“Yes, and please you my lord,” said Johnaten, wiping away a tear, “and he has not left a better or a braver man behind him. Poor gentleman, the world pressed hard upon him.”

“Had be no tender friend about him?” asked Lord Mortimer. “Were neither of his children with him?”

“Oh! yes, my lord, poor Miss Amanda.”

“She was with him?” said Lord Mortimer in an eager accent.

“Yes, my lord, she returned here about ten days ago, but so sadly altered, I think she won’t stay long behind him. Poor thing, she is going fast, indeed, and the more’s the pity, for she is a sweet creature.”

Lord Mortimer was inexpressibly shocked; he wished to hide his emotions, and waved his hand to Johnaten to depart; but Johnaten either did not, or would not understand the motion, and he was obliged in broken accents to say, he would no longer detain him.

The return of Amanda was to him a conviction that she had seen her error in its true light; he pictured to himself the affecting scene which must have ensued between the dying father and a penitent daughter, so loved, so valued as was Amanda, her situation when she received his forgiveness and benediction; he repre­sented her to himself as at once bewailing the loss of her father, and her offences, endea­vouring, by prayers, by tears, by sighs, to obliterate them in the sight of Heaven, and render herself fit to receive its awful fiat.

He heard she was dying; his soul recoiled at the idea of seeing her shrouded in her native clay, and yet he could not help believing this the only peaceful asylum she could find, to be freed from the shafts 352 of contempt, and malice of the world. He trembled lest he should not behold the lovely penitent while she was capable of observing him: to receive a last adieu, though dreadful, would yet he thought lighten the horrors of an eternal separation, and perhaps too, it would be some comfort to her departing spirit to know from him he had pardoned her, and conscious surely, he thought to himself, she must be of needing pardon from him, whom she had so long imposed on by a specious pretext of virtue. He had heard from Lord Cherbury, that Captain Fitzalan had quitted the castle; he knew not therefore at present where to find Amanda, nor did he choose to make any inquiries till he again saw Johnaten.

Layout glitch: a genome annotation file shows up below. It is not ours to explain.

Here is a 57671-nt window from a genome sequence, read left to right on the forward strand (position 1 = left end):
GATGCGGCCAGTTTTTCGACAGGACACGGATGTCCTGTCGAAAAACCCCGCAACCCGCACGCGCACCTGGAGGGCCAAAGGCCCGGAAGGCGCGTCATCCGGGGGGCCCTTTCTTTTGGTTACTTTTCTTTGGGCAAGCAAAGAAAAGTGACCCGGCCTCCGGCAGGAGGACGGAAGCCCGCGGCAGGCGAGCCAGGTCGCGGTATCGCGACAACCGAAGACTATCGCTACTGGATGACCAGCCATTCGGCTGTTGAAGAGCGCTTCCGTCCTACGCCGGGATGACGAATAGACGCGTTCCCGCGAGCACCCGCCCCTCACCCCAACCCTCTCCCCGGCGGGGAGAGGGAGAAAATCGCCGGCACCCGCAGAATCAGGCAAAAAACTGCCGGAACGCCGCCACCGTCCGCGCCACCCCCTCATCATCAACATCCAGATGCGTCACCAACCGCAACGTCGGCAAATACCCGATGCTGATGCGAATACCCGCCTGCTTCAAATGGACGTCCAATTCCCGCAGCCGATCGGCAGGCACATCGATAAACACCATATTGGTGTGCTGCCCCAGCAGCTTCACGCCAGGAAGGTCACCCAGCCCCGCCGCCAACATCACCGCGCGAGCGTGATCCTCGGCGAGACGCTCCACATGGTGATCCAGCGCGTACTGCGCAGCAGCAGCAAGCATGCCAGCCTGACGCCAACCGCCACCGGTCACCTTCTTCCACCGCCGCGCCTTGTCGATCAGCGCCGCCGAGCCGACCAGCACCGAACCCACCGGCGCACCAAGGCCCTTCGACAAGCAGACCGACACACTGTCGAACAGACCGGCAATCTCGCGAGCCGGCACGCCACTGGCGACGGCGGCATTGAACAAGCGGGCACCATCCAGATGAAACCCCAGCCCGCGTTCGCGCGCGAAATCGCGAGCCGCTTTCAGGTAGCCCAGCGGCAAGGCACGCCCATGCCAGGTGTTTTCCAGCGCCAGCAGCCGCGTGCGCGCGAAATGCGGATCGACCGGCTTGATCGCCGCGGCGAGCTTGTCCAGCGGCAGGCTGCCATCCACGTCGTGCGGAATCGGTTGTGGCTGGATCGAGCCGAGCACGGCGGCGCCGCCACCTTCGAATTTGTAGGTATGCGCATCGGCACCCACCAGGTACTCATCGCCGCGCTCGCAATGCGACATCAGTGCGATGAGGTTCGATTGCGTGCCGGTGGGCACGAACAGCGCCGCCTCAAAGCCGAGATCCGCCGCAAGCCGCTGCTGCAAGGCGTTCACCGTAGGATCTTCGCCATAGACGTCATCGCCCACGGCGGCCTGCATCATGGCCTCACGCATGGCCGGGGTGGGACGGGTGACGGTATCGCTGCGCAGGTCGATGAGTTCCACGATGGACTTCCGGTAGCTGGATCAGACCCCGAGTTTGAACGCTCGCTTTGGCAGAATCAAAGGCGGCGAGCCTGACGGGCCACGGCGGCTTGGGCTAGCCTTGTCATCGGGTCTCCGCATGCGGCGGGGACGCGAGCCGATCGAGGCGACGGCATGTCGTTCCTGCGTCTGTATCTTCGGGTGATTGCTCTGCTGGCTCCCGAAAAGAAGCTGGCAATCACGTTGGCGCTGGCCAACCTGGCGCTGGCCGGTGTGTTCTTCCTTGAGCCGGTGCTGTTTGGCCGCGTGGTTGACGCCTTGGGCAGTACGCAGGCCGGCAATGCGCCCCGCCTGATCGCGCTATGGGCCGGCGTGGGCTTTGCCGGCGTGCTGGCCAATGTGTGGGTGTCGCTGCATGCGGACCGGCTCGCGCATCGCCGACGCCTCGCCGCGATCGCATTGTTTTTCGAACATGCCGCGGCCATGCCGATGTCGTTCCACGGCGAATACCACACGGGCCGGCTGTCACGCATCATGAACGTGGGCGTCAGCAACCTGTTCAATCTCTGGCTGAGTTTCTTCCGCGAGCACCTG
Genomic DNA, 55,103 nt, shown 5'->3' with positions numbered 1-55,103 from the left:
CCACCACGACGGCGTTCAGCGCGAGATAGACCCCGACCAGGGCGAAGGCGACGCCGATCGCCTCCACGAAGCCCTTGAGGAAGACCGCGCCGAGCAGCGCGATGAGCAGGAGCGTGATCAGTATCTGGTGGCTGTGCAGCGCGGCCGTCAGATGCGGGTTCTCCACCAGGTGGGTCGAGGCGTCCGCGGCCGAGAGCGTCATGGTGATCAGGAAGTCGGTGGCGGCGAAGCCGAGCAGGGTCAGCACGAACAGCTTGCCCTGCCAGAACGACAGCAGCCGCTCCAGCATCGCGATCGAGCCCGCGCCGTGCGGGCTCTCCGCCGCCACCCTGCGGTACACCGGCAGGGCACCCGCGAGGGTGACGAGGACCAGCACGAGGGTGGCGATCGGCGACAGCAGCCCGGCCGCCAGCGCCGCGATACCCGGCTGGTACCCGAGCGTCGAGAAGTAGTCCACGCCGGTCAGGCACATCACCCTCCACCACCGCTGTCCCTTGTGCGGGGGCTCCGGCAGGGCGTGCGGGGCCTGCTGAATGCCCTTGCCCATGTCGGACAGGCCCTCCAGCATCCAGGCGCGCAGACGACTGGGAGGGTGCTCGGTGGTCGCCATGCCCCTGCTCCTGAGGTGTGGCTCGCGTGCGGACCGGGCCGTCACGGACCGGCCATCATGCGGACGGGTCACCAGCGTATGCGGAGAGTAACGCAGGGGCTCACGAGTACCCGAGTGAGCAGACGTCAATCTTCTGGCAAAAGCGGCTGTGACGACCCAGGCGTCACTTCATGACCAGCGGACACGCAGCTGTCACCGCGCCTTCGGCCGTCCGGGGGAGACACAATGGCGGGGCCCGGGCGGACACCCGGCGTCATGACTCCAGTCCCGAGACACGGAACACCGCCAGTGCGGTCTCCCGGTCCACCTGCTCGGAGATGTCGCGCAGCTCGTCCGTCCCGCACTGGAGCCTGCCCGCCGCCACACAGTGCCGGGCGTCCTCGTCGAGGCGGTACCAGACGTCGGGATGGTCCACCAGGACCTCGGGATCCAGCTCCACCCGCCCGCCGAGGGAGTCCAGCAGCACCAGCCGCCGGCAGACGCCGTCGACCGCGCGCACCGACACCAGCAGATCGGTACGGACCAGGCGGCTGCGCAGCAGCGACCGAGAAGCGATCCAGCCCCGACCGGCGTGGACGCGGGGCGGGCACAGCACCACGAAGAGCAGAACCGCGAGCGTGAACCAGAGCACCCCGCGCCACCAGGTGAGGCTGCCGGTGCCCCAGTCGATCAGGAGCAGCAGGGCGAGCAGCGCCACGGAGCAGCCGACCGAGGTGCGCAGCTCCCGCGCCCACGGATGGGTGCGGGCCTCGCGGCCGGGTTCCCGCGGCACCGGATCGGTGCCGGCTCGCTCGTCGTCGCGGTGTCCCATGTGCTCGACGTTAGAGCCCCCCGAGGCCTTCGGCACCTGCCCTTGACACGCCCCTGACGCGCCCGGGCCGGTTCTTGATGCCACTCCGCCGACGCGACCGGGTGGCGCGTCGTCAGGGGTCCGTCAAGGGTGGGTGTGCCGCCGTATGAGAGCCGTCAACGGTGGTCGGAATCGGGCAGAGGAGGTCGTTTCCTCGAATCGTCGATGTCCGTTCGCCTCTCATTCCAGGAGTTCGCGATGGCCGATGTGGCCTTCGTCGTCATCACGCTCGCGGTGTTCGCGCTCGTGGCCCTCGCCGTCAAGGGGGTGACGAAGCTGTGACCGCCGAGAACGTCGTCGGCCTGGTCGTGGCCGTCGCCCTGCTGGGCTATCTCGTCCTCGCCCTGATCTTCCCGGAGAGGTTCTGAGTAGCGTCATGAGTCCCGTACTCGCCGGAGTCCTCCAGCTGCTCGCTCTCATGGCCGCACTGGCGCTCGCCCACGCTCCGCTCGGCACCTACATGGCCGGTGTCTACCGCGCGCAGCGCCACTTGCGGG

As soon as the procession was out of sight he alighted from the carriage; and ordering his man to discharge it on arriving at Castle Carberry, he took a path across the fields, which brought him to the side of the church-yard where Fitzalan was to be interred.

He reached it just as the coffin was lowering into the earth; a yew tree growing by the wall against which he leaned hid him from observation. He heard many of the rustics mentioning the merits of the deceased, in terms of warm, though artless commen­dation, as he saw Johnaten receiving the hat and sword, which, as military trophies, he had laid upon the coffin, with a flood of tears.